Following its Friday ultimatum, the Reform Party expects Minister of Justice Urmas Reinsalu (IRL) to resign on Monday. If he doesn't, the Reform Party will go ahead with its planned motion of no confidence against Reinsalu. The Free Party backs the move, EKRE are planning to meet with Reinsalu first.
The Free Party have decided to support the motion. "We're coming together to express our lack of confidence in Reinsalu's life's work," Free Party Artur Talvik said on Monday.
The Estonian Conservative People's Party (EKRE) has no position yet, and wants to meet with Reinsalu before deciding how they will proceed. The party was "in no particular hurry" to sign the motion, chairman Mart Helme told ERR on Monday. Though only small, EKRE's parliamentary group with its seven mandates could make the difference in a vote against Reinsalu.
Helme said that they are planning to meet with Reinsalu on Tuesday to talk about Estonia's courts and prosecutors. EKRE have complained that "Russian has basically become a second language in court," and that Estonia's signing the Istanbul Convention forces an attitude towards gender on the country that goes against its culture and norms.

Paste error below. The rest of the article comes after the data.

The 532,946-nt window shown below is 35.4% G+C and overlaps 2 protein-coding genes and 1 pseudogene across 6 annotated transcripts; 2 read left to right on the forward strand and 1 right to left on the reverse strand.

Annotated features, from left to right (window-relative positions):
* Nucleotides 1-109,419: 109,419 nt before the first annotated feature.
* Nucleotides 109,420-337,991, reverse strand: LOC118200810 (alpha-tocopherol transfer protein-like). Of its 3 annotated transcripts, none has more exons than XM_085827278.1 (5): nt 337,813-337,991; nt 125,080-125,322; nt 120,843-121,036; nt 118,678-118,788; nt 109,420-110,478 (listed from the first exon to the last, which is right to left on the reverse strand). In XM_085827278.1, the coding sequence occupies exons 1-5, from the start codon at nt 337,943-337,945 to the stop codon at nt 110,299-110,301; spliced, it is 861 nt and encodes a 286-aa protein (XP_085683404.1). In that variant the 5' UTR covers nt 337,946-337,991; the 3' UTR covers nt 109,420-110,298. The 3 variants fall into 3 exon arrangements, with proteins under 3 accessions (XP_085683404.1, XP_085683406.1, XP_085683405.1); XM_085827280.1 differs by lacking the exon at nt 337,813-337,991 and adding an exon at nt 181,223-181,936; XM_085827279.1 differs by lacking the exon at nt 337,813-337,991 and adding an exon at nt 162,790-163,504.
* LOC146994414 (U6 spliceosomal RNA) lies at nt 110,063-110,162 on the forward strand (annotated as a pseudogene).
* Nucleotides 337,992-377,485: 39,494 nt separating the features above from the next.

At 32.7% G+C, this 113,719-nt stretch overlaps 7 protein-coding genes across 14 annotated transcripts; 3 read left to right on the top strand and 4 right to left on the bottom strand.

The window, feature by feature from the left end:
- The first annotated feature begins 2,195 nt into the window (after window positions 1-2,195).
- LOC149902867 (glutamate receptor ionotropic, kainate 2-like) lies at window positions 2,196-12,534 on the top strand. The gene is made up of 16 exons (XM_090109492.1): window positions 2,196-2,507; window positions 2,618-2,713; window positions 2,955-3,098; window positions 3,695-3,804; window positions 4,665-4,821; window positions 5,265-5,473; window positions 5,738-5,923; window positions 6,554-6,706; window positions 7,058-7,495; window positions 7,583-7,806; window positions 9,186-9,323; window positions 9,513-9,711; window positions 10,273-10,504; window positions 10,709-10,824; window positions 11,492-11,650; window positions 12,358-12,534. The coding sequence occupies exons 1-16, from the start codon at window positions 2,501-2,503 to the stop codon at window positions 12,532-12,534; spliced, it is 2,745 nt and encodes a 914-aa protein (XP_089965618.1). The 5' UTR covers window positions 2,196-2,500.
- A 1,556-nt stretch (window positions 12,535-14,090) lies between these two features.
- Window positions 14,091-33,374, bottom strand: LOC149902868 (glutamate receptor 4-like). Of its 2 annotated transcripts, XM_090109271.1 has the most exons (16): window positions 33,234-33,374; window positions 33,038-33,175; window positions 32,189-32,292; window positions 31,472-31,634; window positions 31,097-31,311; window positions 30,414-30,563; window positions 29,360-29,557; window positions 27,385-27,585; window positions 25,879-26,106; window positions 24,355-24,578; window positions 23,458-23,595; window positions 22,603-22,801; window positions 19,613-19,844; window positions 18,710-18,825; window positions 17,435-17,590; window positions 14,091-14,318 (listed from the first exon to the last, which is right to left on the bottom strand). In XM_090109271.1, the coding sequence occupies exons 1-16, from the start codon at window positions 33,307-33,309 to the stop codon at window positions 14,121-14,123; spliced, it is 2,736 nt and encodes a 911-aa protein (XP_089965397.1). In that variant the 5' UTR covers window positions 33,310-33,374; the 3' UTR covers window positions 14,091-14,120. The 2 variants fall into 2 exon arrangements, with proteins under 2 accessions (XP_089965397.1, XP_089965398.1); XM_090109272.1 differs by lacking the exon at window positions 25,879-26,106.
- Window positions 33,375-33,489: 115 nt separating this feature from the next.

Helme also pointed out that in the case concerning the choice of NO99 and Tiit Ojasoo for the cultural part of the Feb. 24 centennial presidential reception, the main person to be blamed is President Kersti Kaljulaid, along with her office.
The Social Democrats announced that they will discuss the matter of a potential motion against Reinsalu in an extended leadership meeting on Wednesday. Party chairman and Minister of Health and Labour Jevgeni Ossinovski told ERR on Monday that it is their parliamentary group's opinion that the vote will have a great impact on cooperation within the government, which is why the leadership should discuss it.
"We're not in a government crisis. We're not in a comfortable situation, but there's no point exaggerating things either," he added.
Ossinovski also pointed out the difference between people in the party and the party itself. Though there are those who "as humans" would vote against Reinsalu, as a party the Social Democrats don't think the motion is necessary.
Reinsalu's own party, the Pro Patria and Res Publica Liit (IRL), confirmed on Monday that the justice minister continues to have their support.
Editor: Dario Cavegn